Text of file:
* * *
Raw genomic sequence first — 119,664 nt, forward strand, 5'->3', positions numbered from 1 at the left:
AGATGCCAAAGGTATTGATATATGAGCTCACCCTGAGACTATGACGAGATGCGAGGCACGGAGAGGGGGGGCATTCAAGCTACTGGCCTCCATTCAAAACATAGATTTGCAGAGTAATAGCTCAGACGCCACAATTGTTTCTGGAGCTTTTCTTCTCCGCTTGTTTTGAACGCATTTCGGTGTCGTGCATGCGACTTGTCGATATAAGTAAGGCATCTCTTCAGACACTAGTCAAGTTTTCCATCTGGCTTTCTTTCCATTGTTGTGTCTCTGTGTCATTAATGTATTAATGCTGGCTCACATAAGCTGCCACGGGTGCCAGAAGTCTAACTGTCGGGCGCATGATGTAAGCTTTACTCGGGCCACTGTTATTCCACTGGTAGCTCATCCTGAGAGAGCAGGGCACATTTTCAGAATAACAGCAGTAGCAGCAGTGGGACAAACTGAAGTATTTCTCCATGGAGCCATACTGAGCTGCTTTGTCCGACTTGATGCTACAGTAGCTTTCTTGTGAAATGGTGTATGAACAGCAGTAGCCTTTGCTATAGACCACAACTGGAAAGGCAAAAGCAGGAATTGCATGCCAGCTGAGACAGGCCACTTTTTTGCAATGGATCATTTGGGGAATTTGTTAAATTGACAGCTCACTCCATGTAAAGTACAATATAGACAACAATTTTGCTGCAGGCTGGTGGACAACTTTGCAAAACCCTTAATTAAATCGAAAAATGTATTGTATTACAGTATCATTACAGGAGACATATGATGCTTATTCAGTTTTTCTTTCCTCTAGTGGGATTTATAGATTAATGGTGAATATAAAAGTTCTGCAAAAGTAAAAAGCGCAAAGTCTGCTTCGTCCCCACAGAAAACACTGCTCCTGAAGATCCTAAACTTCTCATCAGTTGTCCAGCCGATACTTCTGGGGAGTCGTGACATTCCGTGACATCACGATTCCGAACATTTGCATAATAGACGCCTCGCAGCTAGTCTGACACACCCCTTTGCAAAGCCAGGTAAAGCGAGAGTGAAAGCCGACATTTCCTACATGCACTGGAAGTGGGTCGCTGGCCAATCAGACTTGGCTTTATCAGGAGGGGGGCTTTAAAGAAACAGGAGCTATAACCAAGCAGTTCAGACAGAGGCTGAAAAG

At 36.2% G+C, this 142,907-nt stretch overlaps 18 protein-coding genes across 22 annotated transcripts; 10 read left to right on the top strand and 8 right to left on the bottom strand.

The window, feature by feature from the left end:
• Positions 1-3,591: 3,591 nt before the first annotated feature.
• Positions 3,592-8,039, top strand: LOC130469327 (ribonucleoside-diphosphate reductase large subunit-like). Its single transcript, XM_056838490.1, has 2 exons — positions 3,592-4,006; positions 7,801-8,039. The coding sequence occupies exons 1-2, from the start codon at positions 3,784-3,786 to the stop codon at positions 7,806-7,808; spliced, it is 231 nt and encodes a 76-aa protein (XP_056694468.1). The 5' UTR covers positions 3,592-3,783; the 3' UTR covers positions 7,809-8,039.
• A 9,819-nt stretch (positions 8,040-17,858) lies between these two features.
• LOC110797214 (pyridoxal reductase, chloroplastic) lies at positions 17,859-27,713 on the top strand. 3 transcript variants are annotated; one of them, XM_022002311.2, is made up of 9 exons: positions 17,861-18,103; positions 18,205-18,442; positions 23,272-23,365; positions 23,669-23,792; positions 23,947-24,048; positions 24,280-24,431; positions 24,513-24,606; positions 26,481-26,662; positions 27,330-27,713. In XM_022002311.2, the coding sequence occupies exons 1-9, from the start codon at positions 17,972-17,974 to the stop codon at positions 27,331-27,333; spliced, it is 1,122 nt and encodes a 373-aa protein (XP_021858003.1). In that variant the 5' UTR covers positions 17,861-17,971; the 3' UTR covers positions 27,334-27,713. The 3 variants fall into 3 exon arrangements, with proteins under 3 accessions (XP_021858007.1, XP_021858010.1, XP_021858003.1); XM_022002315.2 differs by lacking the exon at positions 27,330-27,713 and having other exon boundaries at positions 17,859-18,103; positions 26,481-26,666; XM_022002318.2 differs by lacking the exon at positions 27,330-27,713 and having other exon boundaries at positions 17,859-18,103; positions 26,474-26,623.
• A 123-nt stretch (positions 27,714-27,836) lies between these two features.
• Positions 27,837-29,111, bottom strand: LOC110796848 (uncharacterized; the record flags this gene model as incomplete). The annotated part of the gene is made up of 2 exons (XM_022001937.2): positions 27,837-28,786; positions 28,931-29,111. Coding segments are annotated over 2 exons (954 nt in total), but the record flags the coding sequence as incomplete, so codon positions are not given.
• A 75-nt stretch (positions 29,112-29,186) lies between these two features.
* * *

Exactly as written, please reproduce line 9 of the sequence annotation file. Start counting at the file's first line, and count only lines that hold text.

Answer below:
• A 123-nt stretch (positions 27,714-27,836) lies between these two features.